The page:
July 2010: I have reposted this article in the hope of generating some interesting discussion. It was originally published in April 2006.
A long time ago I started a thread on a gaming forum about expert SP FPS gamers. I asked if anybody had beaten a modern (HL1 or Unreal 1 onwards) Single Player First Person Shooter on the hardest setting without playing sections twice. Let me explain that a little. You are allowed to save a game but only to provide a natural break (toilet, food or sleep!); you are not allowed to quick load when you are running low of health or ammo.
Also you were not allowed to have prior knowledge of the game, by that I mean watching somebody else play and thereby know what happens in certain places. The general consensus was that “No, it had not been done and if it had then the game would have been far too easy”.
At the time I accepted that as a fair answer but now I’m not so sure. Just because one or two people could do it doesn’t mean the game would be too easy. Thousands of players struggle every minute of every day on the lower difficulty settings in many games, that doesn’t mean the game is too hard, does it?
When I first started playing Unreal Tournament I was surprised at how hard the higher difficulty settings were. I believed it was impossible to beat the game on the Godlike setting. I was amazed to learn that many people had already completed it at this setting. Now, unfortunately I started play SP games before I managed to finish the game at this setting but I am honest enough to admit I probably wouldn’t have been able to do it.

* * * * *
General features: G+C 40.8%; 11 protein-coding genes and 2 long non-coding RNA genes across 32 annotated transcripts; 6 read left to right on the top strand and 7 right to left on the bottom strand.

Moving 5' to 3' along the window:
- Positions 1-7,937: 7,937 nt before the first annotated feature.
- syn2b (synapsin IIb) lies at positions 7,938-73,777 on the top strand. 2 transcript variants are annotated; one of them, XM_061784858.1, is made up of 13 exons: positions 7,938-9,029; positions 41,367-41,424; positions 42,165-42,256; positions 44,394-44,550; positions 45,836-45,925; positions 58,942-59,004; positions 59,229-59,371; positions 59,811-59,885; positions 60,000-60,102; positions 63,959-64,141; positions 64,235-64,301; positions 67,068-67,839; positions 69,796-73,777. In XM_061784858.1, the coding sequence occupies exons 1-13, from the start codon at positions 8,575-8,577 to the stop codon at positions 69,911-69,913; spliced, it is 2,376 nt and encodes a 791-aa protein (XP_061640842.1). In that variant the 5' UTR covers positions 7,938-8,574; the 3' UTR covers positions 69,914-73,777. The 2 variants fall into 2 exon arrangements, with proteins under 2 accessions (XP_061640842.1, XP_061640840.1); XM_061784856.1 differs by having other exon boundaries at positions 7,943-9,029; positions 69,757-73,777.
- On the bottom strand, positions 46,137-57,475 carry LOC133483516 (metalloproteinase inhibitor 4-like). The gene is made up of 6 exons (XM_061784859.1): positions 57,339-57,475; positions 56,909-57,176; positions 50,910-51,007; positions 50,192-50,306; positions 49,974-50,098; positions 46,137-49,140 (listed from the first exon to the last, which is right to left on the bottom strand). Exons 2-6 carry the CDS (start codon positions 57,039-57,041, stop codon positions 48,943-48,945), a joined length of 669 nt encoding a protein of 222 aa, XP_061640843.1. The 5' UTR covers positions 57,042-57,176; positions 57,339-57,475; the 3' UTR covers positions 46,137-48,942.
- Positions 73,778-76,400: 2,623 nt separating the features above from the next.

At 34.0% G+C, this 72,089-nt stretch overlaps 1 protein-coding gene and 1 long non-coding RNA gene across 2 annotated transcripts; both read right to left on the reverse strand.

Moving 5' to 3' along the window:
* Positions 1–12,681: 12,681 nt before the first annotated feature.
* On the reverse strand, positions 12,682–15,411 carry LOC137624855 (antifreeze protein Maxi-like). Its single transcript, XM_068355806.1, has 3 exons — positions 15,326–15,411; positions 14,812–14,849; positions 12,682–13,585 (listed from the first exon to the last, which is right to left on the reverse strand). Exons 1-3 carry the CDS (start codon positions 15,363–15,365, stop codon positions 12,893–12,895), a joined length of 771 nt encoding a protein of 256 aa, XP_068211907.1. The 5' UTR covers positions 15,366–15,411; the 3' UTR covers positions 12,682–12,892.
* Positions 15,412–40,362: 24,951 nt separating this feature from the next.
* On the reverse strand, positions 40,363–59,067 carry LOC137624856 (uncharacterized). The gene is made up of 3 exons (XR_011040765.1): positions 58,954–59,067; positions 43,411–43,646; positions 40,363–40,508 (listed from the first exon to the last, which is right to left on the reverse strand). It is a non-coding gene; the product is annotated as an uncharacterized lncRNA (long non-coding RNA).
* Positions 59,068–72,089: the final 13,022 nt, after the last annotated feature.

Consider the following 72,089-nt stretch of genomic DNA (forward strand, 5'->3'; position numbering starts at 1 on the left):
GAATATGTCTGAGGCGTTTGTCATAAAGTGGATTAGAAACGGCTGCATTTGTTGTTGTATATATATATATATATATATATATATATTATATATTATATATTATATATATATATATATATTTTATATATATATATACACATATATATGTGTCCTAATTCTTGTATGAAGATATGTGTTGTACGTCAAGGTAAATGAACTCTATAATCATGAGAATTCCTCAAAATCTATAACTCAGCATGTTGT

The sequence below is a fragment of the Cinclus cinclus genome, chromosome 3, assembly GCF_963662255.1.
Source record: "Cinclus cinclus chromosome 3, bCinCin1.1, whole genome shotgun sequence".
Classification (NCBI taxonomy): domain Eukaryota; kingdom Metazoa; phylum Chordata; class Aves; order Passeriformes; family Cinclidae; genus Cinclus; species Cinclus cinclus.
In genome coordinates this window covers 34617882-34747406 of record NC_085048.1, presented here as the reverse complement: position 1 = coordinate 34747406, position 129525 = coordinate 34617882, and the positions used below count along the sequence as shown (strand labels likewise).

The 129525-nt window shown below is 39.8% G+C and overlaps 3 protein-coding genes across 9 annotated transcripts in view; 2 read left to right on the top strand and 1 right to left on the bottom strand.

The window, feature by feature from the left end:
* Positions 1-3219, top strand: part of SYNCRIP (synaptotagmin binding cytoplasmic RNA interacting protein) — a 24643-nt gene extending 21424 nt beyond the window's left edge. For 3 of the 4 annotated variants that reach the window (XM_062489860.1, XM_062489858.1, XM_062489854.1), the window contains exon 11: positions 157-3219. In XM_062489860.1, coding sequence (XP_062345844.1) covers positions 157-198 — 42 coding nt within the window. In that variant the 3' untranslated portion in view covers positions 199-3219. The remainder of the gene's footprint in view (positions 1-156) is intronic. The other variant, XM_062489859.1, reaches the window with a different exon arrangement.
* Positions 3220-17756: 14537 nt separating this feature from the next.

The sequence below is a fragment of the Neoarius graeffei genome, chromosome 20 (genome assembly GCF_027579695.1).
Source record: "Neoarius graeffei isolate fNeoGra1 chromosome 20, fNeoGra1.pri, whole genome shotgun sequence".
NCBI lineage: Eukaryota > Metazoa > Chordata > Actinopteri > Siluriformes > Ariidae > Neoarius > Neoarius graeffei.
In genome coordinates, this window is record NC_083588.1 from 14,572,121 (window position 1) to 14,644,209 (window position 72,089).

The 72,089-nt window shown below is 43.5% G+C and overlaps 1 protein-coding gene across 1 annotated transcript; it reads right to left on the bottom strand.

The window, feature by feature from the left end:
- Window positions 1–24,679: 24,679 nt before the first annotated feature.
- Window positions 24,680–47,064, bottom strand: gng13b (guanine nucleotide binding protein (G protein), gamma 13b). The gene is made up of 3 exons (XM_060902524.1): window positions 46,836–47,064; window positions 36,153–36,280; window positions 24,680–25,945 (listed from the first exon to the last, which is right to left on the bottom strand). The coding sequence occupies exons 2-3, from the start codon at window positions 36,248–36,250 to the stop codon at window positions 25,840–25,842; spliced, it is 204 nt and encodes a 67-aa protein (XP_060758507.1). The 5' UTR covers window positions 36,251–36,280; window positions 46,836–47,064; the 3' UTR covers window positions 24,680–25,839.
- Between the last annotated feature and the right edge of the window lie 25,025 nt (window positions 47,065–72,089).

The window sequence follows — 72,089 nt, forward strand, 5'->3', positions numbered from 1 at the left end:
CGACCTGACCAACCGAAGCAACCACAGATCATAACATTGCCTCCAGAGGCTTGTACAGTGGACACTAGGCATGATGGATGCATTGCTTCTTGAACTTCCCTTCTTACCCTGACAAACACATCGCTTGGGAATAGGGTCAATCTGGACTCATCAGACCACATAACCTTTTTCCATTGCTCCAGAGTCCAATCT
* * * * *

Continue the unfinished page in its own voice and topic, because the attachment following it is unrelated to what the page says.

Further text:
These thoughts led onto the idea that players of all standards expect to die when playing computer games. Over time we become accustomed to dying within games. This is nothing new or revealing to experienced players, but what about new players? Maybe they think they die because they are new to the game and will eventually stop dying as their skill and experience increases. Can anybody remember what they thought when they played their very first FPS game?
I think the very first FPS game I played was the demo of Klingon Honor Guard and I am highly embarrassed and ashamed to say I didn’t even get past the first room let alone the first level! I distinctly remember trying to exit a shuttle but getting hit as soon as the door opened. The few times I did get out of the shuttle I seemed to be a shot-magnet. Meaning every shot fired at me, hit me. I can’t remember whether there was a difficulty setting but all I remember was thinking “This is ridiculous!” and I stopped playing soon after.
If I had been prepared for the concept of dying many times then maybe I would have persevered. I wonder how many other players, especially older player who have little or no experience with these types of games, have actually given up and moved onto other game genres? Ones where they don’t die!
About 6 months later I found a CD with the Unreal Tournament demo and loaded that up. I was hooked with 2 minutes. This was easy compared to the previous game and dying was part of the game that didn’t adversely affect the outcome.